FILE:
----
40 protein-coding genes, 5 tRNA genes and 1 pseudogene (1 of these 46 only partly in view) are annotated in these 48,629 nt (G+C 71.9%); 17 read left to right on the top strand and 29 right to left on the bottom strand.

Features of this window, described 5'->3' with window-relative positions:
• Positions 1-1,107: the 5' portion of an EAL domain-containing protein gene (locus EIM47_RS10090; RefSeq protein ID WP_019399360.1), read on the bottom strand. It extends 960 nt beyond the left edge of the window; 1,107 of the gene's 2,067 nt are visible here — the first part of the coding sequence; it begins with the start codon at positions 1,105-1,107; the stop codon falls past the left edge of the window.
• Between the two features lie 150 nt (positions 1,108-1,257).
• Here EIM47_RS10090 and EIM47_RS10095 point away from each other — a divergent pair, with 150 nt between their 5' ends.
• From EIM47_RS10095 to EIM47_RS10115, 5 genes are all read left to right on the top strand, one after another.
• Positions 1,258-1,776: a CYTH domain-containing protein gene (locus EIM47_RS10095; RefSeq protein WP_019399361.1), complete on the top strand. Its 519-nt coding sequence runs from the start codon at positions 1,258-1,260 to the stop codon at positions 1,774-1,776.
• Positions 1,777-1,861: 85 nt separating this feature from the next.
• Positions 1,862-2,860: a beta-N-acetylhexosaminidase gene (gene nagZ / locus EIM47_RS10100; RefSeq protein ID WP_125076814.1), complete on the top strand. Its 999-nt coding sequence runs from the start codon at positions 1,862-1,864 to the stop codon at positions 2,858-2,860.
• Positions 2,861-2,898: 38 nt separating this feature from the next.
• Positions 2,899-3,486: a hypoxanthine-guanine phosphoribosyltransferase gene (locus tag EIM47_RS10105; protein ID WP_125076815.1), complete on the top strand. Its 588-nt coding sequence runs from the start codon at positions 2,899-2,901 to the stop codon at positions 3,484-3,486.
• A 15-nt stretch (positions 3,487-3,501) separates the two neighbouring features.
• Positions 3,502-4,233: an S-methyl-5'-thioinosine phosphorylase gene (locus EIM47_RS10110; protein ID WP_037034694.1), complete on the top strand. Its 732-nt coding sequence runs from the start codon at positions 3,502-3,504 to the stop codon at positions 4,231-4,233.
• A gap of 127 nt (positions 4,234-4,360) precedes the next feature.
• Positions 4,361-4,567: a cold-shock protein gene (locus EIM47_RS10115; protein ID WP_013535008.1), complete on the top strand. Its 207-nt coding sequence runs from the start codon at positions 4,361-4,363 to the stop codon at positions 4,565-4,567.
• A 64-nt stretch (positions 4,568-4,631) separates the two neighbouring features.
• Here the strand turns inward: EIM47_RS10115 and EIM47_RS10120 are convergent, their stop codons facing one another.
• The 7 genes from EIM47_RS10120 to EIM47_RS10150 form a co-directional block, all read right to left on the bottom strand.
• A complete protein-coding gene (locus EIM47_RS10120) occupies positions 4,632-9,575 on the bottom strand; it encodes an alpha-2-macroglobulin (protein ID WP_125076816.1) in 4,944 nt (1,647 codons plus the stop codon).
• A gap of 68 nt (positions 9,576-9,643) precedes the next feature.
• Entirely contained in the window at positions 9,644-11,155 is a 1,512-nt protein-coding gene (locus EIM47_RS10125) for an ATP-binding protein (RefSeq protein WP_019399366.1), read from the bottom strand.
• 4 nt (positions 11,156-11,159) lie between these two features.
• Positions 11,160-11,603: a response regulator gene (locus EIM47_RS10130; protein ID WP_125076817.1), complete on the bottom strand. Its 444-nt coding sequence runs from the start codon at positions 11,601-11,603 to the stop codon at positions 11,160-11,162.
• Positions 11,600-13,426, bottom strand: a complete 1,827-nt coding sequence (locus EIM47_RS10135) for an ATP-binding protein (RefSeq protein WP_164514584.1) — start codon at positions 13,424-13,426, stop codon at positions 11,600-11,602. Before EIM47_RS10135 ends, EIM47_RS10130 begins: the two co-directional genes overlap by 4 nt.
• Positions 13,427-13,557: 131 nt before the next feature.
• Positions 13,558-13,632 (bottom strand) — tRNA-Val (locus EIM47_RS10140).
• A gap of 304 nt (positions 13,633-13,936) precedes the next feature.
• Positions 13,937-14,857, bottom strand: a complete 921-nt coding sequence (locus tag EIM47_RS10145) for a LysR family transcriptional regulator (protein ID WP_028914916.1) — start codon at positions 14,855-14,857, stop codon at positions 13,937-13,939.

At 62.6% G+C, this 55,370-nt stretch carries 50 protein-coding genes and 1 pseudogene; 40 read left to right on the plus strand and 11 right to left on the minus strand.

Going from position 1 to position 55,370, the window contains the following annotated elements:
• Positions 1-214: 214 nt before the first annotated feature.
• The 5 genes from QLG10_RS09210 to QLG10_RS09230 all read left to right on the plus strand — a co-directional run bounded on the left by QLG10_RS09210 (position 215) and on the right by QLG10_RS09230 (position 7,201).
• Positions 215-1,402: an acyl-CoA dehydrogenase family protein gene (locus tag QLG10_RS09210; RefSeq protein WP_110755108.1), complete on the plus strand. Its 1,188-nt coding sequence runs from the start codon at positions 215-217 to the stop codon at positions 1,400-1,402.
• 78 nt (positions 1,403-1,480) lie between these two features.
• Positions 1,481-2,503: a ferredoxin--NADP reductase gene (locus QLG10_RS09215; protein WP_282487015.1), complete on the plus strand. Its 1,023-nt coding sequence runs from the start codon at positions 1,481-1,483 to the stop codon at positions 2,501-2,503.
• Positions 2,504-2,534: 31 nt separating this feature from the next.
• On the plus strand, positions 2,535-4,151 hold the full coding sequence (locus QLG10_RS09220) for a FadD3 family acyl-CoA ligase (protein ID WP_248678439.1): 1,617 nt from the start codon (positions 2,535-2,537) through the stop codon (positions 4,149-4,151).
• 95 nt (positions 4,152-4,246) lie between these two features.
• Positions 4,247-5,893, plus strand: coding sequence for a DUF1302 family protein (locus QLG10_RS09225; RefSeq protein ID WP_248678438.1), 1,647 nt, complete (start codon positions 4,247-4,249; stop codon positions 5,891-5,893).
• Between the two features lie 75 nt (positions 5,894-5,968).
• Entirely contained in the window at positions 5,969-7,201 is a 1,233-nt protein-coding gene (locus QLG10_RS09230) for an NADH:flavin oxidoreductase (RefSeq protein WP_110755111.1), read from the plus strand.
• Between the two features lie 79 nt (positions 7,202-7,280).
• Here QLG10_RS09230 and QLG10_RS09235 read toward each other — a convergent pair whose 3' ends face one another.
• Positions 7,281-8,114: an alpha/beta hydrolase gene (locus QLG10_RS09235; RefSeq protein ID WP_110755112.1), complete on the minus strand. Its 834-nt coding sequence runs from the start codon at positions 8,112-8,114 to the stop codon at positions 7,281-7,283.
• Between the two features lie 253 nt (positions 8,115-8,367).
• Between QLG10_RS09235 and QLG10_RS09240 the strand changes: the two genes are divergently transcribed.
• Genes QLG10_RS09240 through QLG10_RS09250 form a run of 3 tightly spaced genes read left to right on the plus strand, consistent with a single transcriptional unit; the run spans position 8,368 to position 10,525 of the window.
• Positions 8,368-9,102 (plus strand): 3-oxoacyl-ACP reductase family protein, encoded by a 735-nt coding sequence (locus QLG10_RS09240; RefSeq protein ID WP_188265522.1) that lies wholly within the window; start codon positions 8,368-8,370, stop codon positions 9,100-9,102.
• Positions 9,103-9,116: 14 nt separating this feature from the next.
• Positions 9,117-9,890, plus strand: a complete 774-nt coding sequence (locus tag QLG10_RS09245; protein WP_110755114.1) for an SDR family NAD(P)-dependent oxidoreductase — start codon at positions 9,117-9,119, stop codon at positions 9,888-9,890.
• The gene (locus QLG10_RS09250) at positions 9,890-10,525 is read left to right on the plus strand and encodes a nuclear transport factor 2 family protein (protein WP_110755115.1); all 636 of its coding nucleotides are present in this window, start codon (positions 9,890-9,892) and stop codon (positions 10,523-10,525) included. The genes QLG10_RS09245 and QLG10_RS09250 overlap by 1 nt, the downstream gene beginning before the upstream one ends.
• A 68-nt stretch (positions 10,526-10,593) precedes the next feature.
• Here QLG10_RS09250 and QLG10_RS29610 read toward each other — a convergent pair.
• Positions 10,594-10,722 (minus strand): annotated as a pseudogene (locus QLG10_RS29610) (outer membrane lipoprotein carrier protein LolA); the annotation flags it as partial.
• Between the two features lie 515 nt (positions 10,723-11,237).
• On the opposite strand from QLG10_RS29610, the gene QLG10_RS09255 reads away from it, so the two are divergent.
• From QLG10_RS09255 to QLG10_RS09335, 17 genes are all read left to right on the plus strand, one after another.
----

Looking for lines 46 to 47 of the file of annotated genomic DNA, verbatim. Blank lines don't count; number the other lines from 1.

• Between QLG10_RS09235 and QLG10_RS09240 the strand changes: the two genes are divergently transcribed.
• Genes QLG10_RS09240 through QLG10_RS09250 form a run of 3 tightly spaced genes read left to right on the plus strand, consistent with a single transcriptional unit; the run spans position 8,368 to position 10,525 of the window.